Study Calls for ‘Repurposing’ Youth Prisons as Social Services Centers

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youth prison

Philadelphia's "Youth Study Center," designed in 1948. Photo by Ezra Wolfe via Flickr

As the number of incarcerated youth in America continues to decline, and as youth detention facilities close, policymakers should utilize unused youth prisons for job creation, social services, business growth, and neighborhood revitalization, suggests the Urban Institute in a report released Tuesday.

The authors of the report, entitled “Transforming Closed Youth Prisons:  Repurposing Facilities to Meet Community Needs,” warn that if youth prisons are left vacant and unchanged, they could be re-opened as prisons.

“The vacant facilities bring a range of public health and safety concerns to communities and can be physical reminders of the harmful impact of incarceration,” the report said.

“If left vacant and unchanged, youth facilities are susceptible to being reopened as correctional facilities, missing the opportunity to contribute to positive local development and meet demonstrated social needs.”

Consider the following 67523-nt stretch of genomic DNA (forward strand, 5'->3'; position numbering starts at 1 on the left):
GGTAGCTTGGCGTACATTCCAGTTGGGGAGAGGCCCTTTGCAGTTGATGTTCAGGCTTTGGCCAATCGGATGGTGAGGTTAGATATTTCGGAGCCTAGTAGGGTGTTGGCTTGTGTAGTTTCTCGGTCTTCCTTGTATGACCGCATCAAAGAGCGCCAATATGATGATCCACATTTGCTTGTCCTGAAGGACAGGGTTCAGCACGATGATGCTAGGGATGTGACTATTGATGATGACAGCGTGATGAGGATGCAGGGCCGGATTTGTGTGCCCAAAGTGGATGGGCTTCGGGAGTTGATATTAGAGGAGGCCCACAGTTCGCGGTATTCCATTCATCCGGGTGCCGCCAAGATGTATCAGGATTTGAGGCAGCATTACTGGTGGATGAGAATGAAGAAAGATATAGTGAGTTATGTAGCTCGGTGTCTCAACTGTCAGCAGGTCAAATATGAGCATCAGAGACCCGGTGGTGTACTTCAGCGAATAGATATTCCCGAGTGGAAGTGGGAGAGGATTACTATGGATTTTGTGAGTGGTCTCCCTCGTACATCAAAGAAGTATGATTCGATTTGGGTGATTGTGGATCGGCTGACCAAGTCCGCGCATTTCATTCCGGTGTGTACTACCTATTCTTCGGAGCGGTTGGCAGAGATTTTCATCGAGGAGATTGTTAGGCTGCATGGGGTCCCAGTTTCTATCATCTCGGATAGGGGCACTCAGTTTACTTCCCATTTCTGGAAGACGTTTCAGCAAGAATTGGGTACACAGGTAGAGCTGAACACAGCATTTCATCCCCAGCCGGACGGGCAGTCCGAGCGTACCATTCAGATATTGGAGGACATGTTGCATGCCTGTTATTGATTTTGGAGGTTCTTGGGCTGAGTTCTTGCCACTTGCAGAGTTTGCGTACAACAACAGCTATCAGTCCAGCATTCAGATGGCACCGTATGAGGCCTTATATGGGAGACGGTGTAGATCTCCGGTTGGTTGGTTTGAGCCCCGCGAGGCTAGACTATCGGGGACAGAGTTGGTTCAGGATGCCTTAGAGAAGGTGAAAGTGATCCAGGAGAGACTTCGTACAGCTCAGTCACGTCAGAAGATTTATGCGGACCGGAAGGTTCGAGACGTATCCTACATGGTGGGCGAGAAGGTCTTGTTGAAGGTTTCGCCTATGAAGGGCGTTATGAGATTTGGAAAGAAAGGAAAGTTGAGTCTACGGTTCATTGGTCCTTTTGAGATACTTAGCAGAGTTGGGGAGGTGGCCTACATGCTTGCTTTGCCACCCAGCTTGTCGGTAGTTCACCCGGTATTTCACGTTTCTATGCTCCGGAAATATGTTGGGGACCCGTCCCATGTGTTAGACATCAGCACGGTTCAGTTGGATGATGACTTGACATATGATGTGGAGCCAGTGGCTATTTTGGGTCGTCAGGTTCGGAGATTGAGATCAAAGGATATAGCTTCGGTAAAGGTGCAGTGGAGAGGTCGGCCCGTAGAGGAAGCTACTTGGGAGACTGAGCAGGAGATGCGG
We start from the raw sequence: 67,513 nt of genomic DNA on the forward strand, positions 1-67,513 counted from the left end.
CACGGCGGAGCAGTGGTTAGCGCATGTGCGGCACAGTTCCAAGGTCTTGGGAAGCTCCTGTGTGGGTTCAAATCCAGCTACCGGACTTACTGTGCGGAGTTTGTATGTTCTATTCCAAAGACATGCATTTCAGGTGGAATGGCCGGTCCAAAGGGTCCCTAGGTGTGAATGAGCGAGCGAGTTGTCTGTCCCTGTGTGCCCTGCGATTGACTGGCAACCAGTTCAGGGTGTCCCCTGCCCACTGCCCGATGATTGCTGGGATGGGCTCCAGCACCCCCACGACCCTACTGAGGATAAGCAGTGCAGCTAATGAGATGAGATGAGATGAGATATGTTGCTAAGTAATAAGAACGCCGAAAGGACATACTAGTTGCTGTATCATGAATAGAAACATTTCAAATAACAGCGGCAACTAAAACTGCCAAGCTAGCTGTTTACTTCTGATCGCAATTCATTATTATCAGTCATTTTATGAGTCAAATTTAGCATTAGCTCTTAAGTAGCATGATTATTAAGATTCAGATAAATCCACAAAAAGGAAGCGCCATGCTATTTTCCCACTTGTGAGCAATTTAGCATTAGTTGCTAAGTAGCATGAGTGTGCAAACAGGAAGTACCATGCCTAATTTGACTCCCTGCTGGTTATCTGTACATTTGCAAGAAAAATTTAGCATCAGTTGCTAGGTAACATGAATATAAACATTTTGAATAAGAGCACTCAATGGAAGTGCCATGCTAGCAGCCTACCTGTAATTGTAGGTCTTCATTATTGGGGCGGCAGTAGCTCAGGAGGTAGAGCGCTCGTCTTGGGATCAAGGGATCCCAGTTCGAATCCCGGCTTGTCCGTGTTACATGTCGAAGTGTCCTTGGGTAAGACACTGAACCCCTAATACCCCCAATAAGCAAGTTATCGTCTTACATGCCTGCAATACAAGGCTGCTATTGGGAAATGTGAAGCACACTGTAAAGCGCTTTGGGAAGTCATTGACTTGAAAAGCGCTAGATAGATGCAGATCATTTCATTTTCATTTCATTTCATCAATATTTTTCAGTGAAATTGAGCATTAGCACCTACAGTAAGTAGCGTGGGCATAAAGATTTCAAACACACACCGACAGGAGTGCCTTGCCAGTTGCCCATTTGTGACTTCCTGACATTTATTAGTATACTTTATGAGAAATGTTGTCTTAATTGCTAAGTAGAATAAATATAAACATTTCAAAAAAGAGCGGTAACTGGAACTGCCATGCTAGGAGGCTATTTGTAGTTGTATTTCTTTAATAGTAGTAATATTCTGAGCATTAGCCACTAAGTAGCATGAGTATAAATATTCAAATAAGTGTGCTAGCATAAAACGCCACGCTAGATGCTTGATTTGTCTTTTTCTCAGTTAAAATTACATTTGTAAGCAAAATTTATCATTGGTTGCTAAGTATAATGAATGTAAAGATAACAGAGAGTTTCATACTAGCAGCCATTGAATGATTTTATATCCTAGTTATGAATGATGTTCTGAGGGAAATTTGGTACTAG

According to the report, between 1999 and 2015, the number of youth detained or placed out of home declined by more than half, leading to hundreds of facility closures.

The authors interviewed 41 stakeholders involved in re-purposing efforts across the country, and made the following recommendations and conclusions:

∎ Consider the costs and missed opportunities of unused, vacant facility land, including costs to municipalities and the impact on local property values and crime rates;

∎ Be intentional about priorities for the property early on, and clearly articulate requirements for potential occupants;

∎ Consult with the community to identify local needs;

∎ Facilitate partnerships with key stakeholders early and often;

∎ Streamline the approval process for transferring land;

∎ Educate and partner with community members.

The report was written by Hanna Love, Samantha Harvell, Chloe Warnberg, and Julia Durnan.

A full copy of the report can be found here.

This summary was prepared by Megan Hadley, a staff writer at The Crime Report. She welcomes comments from readers. 

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